Latham has penned a retort to the book in which he characterises it as part of the Culture Wars, a bald attempt by Cater to lambast the university-educated elites and praise the monied classes. But if that means celebrating team sports at the expense of the Sydney Symphony Orchestra then I think that Latham is being just as divisive as Cater. I grew up playing and watching football and I also grew up going to concerts at the Sydney Opera House and one thing is certain: both types of event are usually partaken of uncritically. In both cases what's important is the sense of belonging that it affords. It's not egalitarianism as much as community.

Egalitarianism is more likely to be found at university, as academics Julia Horne and Geoffrey Sherington point out in their 2012 book Sydney: The Making of A Public University. Eschewing the sins of the old country, the founders of the institution made sure that merit was the only basis for entrance. Religious discrimination, which still kept many away from Oxbridge in the UK and the Ivy League institutions in the USA, was set aside. In fact the University of Sydney was unique at the time, in 1852, in the Anglosphere in this regard. Who your parents were or what religion you followed had nothing at all to do with whether you were accepted into a course of study there. And this ethos was highly influential, subsequently, not only for the creation of universities in the other colonies, but also for the establishment of a public secondary education system in the country. The sins of the old country were abandoned and there has rarely been any violent conflict in Australia between groups of people belonging to different religions. But further, because the authorities knew that an educated population was essential for the performance of their democratic duties (voting was first established in New South Wales in 1856), they understood that a universal, secular education system was very important.

As for private enterprise, so far the best critique of Cater's book has come from Guy Rundle, writing for Crikey. Rundle quickly deals with the myth of individual enterprise Cater asserts.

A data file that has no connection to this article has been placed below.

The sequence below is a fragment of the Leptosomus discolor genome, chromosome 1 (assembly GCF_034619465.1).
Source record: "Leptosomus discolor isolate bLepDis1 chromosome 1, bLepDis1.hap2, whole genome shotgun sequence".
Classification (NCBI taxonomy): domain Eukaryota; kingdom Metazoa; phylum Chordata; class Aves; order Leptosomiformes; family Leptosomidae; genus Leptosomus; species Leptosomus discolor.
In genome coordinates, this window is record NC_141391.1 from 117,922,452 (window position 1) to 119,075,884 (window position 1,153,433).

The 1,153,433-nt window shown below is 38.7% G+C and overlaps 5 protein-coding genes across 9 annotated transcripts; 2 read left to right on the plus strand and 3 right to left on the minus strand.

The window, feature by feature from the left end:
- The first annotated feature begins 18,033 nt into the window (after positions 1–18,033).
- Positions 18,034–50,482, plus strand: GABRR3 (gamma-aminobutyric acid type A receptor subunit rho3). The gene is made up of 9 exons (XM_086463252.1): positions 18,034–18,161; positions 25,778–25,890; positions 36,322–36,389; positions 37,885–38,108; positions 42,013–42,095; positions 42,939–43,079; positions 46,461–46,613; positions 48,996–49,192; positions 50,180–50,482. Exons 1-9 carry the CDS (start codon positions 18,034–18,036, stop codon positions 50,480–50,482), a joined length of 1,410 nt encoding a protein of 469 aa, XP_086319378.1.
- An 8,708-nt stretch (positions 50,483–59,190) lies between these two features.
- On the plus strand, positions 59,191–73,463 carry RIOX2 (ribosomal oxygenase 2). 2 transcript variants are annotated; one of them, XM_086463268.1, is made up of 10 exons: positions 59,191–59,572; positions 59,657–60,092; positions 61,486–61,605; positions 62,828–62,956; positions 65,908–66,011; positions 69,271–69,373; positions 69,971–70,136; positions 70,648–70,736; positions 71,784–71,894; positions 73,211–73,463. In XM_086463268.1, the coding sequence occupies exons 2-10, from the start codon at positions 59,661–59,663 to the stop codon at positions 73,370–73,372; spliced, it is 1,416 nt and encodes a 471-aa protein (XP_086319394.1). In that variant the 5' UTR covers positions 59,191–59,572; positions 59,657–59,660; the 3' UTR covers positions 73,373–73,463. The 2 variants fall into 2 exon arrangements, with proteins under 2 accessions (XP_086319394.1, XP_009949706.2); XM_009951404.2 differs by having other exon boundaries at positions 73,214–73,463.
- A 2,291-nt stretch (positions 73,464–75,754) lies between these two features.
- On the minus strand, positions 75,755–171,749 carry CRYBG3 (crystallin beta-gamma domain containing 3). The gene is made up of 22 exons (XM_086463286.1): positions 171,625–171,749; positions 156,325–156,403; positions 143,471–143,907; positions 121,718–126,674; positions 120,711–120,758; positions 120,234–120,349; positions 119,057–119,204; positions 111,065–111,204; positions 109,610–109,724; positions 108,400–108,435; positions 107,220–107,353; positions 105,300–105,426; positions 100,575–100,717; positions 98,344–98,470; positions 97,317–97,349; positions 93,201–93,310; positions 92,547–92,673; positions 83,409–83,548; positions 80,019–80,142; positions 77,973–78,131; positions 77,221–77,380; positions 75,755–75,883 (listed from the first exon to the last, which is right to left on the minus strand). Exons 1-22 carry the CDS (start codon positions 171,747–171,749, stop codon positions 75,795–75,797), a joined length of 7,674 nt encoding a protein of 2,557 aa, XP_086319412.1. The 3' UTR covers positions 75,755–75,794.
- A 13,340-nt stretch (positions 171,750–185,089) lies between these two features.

This is a country that was created out of a series of collective strikes in the 1890s by shearers, sailors and others — strikes in which solidarity was enforced with whatever violence might be necessary. The capital-labour conflict produced a truce in 1907 with the “harvester” judgment, which gave the state the right to set wages. The banking system was dominated by state-owned banks and overseas concerns in equal measure. Utilities were publicly owned from the start. The entire agricultural system ran not as metaphorical but as actual socialism, in which the government practised monopsony (the only buyer in town) to maintain a rural sector that would not have survived through market forces.
But again this is not egalitarianism, it's a human rights issue, something that was never understood in America. It's also a public safety issue: a matter of avoiding the kind of sharp economic disparities that can easily lead to violence and death; again, you can look at America especially in the big cities in the late 19th century where there were bombings that caused death and that derived from a form of politically motivated terrorism. But in any case, Australia was a government enterprise form the beginning. Where America was an offshoot of Renaissance England, Australia was an offshoot of Enlightnment England. Where in one you have thrusting ambition and a healthy appetite for innovation, in the other you have a more reasonable, collective, settled spirit of rubbing along together.